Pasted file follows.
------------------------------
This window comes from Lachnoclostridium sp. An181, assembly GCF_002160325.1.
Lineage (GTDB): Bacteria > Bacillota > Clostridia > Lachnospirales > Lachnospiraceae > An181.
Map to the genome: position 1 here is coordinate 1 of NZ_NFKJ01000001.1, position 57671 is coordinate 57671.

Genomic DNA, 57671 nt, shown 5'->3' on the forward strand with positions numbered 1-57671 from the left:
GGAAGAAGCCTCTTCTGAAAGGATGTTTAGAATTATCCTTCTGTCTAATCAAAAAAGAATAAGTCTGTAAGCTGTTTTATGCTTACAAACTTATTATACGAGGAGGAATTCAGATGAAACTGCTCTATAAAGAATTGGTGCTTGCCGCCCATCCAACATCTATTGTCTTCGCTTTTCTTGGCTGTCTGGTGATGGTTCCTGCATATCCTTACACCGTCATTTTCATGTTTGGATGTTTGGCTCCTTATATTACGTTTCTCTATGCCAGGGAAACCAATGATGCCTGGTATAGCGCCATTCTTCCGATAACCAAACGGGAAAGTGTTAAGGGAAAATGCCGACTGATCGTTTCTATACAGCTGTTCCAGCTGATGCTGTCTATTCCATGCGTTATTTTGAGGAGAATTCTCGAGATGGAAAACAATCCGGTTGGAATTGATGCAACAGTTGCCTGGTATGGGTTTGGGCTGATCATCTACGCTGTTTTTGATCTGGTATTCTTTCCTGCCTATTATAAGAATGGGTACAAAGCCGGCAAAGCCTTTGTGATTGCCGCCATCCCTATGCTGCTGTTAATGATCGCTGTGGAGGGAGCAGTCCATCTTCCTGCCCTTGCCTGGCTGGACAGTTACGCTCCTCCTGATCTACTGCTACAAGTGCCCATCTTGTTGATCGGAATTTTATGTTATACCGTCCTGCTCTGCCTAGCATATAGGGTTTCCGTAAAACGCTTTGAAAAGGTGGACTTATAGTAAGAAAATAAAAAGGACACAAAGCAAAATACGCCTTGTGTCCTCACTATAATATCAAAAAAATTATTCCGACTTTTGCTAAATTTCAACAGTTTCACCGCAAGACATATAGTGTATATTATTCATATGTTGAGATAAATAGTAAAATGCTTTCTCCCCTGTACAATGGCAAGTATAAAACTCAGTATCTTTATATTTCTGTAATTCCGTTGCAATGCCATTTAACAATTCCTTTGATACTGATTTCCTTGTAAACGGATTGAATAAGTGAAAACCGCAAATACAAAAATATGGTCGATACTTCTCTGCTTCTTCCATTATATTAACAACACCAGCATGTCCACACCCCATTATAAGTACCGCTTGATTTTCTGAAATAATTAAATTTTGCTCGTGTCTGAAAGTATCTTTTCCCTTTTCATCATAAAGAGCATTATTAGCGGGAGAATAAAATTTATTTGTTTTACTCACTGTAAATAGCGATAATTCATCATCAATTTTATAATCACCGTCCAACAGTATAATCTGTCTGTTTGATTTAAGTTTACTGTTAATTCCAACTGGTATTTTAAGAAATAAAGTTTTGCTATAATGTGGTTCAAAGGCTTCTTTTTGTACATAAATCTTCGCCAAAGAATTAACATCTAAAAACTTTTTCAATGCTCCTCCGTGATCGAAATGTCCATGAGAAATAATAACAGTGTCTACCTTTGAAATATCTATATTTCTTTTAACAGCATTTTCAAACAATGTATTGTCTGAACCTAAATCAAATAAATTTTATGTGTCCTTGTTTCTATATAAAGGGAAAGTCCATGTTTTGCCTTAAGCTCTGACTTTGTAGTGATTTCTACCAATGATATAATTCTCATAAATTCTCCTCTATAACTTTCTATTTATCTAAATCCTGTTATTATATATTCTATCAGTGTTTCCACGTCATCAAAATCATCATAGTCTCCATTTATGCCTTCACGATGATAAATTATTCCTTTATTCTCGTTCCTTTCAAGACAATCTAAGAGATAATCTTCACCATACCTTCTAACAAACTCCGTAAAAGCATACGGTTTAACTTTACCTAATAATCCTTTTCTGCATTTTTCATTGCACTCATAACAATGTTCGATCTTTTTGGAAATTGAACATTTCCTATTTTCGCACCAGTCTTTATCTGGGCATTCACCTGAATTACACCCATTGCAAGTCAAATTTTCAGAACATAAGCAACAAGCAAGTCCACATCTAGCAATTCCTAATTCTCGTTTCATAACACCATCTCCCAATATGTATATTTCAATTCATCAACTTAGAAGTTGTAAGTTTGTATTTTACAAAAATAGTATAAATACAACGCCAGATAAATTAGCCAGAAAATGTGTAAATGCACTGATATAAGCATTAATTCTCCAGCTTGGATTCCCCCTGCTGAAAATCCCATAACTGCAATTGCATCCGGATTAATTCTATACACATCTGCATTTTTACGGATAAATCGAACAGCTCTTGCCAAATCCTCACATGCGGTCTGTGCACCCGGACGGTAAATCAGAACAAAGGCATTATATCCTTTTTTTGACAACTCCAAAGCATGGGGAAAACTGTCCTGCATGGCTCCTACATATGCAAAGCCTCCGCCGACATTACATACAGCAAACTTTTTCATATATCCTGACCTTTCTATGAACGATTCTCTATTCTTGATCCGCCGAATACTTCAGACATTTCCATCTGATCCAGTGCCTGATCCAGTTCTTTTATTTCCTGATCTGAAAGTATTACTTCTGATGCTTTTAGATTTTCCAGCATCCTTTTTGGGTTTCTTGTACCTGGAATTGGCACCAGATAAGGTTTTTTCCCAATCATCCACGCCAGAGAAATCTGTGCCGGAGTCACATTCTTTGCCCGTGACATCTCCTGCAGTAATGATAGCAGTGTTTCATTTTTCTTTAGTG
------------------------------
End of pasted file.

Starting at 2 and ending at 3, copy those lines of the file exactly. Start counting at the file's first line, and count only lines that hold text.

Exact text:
Lineage (GTDB): Bacteria > Bacillota > Clostridia > Lachnospirales > Lachnospiraceae > An181.
Map to the genome: position 1 here is coordinate 1 of NZ_NFKJ01000001.1, position 57671 is coordinate 57671.